- It sounds like the Vikings are still gathering information on Peterson's sprained ankle. Frazier said he wants to see what, if anything, Peterson can do in practice on Wednesday. But you're talking about a running back with an ankle injury significant enough that the Vikings' medical staff wouldn't let him back into the game Sunday. Peterson has missed only two games in his career, both in 2007 when he tore the lateral collateral ligament in his knee, and has an enormous pain threshold. But at the very least, you would think the Vikings will have more depth available to them Sunday against the Buffalo Bills. Backups Gerhart and Albert Young should both be on alert.
- It didn't necessarily show up in the box score, but defensive tackle Kevin Williams had what Frazier termed his best game of the season. Williams knocked down three passes, but more importantly, he spearheaded a defense that limited the Redskins to 29 yards rushing on 13 carries, none that went for longer than four yards. I realize the Redskins were playing without Clinton Portis and Ryan Torain, but those are the types of numbers the Vikings put up during their consecutive NFC North titles runs. And it's obviously something Frazier wants to resurrect during his tenure.
When we watch the Vikings over this final stretch, how much of what they do will be emblematic of Frazier's long-term vision? And how much will just be his attempt to win games with the infrastructure he inherited? It's an important distinction. It was prudent to pull back on Favre this week. But is Frazier a conservative, run-first coach? Or does he just see it as the best path for this team? At some point, Vikings owner Zygi Wilf will make an evaluation of Frazier's performance and determine if it's worthy of the permanent job. Will he get what he sees? Or will he get a pragmatist? Either option is fine. It's just important to know.
When I'm drivin' in my car
and a man comes on the radio
he's tellin' me more and more
about some useless information
supposed to fire my imagination.
I can't get no, oh no no no.
Hey hey hey, that's what I say.
I can't get no satisfaction,
I can't get no satisfaction.
'Cause I try and I try and I try and I try.
I can't get no, I can't get no.
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Via Facebook, Donald writes: I am curious about Albert Haynesworth. Do you think Jim Schwartz or Lions brass would have interest in either trading for him (at a reduced rate) or claiming/signing him after he is released? I think he and Ndamukong Suh would be two unstoppable forces upfront for the Lions.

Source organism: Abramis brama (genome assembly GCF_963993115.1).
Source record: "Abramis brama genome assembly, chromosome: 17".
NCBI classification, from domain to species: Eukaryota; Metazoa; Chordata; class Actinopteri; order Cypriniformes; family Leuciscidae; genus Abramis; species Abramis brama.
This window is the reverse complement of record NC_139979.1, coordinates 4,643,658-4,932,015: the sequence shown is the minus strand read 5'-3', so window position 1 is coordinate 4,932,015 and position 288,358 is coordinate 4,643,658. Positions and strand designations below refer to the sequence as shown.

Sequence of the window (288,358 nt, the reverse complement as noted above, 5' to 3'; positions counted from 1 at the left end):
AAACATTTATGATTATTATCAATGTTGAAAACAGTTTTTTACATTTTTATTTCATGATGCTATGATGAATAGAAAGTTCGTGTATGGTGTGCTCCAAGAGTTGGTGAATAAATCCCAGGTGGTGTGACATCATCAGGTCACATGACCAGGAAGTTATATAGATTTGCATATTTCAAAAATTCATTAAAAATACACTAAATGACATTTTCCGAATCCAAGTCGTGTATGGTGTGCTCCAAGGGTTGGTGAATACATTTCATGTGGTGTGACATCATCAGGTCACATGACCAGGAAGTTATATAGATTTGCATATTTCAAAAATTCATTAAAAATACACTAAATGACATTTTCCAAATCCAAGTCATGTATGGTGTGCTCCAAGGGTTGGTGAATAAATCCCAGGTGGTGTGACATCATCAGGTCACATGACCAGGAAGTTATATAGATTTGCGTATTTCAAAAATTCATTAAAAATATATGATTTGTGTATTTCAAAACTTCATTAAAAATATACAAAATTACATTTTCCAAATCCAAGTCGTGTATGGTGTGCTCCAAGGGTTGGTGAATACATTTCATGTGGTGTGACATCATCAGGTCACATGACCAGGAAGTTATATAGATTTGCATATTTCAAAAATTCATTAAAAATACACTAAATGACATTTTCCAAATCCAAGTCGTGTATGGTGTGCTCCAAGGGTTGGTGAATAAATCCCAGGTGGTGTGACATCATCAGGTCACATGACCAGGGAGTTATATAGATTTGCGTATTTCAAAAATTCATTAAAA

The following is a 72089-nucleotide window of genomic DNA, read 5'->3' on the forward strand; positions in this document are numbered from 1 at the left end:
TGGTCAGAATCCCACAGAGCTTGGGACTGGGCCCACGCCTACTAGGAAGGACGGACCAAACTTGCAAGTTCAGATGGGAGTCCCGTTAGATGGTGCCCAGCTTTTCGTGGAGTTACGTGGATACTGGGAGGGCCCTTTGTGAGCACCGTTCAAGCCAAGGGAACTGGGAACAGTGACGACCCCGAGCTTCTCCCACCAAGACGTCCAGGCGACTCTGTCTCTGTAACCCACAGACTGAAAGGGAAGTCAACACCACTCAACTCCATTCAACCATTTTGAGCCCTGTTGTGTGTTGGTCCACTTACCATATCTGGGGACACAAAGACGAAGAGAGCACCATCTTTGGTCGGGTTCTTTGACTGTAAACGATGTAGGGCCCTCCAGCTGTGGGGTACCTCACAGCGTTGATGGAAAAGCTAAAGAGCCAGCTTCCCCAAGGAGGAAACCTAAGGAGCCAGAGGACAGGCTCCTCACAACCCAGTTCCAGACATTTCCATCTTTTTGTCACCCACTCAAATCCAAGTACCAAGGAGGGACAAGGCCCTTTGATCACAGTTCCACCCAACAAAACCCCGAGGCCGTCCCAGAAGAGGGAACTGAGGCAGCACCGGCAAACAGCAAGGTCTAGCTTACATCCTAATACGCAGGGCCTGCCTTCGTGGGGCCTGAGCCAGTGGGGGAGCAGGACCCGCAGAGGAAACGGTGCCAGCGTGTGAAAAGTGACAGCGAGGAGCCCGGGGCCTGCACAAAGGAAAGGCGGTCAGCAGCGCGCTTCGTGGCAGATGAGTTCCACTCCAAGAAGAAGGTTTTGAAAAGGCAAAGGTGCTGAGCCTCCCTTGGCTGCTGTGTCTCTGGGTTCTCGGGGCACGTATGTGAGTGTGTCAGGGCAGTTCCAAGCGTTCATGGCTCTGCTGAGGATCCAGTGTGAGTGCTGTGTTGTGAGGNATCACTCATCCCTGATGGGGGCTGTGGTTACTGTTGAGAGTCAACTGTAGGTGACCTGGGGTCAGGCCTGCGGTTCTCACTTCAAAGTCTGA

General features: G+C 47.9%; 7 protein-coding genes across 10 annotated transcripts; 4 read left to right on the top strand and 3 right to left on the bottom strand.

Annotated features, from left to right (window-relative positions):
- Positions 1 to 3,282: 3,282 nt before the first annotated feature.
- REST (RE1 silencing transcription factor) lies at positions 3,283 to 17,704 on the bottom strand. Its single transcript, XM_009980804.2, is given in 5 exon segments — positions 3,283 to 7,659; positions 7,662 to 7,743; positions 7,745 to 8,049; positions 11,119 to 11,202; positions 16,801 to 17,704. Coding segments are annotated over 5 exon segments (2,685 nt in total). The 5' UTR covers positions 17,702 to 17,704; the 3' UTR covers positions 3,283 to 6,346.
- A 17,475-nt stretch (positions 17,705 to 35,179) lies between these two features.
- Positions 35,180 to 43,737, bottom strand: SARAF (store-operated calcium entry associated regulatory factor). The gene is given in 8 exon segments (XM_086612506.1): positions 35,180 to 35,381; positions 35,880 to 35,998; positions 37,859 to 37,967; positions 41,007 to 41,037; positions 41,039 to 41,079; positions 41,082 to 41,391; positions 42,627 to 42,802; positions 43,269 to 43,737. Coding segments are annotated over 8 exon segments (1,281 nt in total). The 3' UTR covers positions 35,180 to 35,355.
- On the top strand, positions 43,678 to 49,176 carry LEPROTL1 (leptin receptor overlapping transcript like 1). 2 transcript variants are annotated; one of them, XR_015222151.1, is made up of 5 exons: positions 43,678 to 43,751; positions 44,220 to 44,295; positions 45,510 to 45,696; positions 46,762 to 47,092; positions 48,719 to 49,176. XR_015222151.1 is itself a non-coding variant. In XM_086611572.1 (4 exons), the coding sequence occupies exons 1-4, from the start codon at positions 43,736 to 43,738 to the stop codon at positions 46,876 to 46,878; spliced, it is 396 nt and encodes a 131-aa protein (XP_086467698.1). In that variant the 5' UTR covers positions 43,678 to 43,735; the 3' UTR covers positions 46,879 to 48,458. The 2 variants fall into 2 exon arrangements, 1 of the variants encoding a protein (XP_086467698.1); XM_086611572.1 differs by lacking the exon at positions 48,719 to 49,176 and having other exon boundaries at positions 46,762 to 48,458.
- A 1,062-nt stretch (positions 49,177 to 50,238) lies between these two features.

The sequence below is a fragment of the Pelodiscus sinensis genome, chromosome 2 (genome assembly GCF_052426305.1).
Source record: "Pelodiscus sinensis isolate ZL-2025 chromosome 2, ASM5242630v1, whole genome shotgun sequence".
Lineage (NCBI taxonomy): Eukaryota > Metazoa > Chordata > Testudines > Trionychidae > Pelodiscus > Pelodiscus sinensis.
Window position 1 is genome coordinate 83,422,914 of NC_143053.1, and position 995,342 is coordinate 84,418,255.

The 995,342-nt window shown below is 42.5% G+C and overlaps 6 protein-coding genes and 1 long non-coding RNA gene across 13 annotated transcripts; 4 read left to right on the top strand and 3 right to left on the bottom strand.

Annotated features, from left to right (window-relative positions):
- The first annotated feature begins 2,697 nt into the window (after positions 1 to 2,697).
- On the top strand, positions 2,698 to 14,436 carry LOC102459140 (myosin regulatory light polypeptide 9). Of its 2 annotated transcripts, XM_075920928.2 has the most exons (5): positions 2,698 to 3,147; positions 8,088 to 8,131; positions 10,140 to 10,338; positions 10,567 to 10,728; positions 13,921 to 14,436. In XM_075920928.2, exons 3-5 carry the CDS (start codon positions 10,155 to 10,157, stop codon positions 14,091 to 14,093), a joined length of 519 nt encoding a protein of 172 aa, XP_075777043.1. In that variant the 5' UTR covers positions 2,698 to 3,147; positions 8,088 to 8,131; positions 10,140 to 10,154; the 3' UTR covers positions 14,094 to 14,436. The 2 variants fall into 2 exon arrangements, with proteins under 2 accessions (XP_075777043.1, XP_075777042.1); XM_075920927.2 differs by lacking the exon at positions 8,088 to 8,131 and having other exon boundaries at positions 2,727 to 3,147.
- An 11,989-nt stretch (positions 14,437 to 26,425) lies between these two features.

Kevin Seifert: Like many teams, I'm sure the Lions are conflicted about Haynesworth. When his head is right, Haynesworth can be a rare player. Schwartz built his scheme with Haynesworth playing defensive tackle at Tennessee, and I'm sure he could figure out a way for Haynesworth and Suh to play next to each other.
From a financial standpoint, many teams would jump at committing a relatively small total of $9 million guaranteed over the next two seasons. That bargain would come courtesy of the Redskins, who have already paid him $32 million.
Schwartz and the Lions would have to consider Haynesworth's well-deserved history of troublemaking and decide if he's worthy of insertion into their rebuilding process. After all of that, the hardest part of this decision is finding out how to pry Haynesworth away from the Redskins.
There is some thought that interested teams should wait for Haynesworth's eventual release, especially if the Redskins are successful in their efforts to capture part of his signing bonus. But if the Lions wanted to trade for him, and the Redskins just want to be done with this situation, it's worth revisiting a possibility we first broached in April.
Former Green Bay contract negotiator and current National Football Post columnist Andrew Brandt hatched a trade idea that would give the Redskins financial relief in another way. It calls for Haynesworth to keep all of the Redskins' money while the acquiring team takes on the expensive contract of another Redskins veteran -- namely, running back Clinton Portis.
Portis is due to make $7.2 million in 2010, of which $6.43 million is guaranteed. The Redskins would get some financial relief, and the new team would have to guarantee a total of $15.43 million for Haynesworth and Portis combined. The Redskins already have veteran running backs Willie Parker and Larry Johnson on their roster, while the Lions could surely use some backfield depth while Kevin Smith rehabilitates his knee injury.
You don't often see moves like this in the NFL. But you don't often see players demanding a trade from a team that has paid them $32 million over the past 15 months, either.
Neal of Eau Claire, Wis., writes: Who do you think has the best 5-year plan in the NFCN? As a Packers fan, I constantly hear Ted Thompson discuss "building for the future," which is how I came to think about this topic. Having Aaron Rodgers alone I think (in my very biased opinion) puts the Pack at or near the top, but being one of the youngest teams in the NFL helps also (Clay Matthews, B.J. Raji, Greg Jennings, etc.).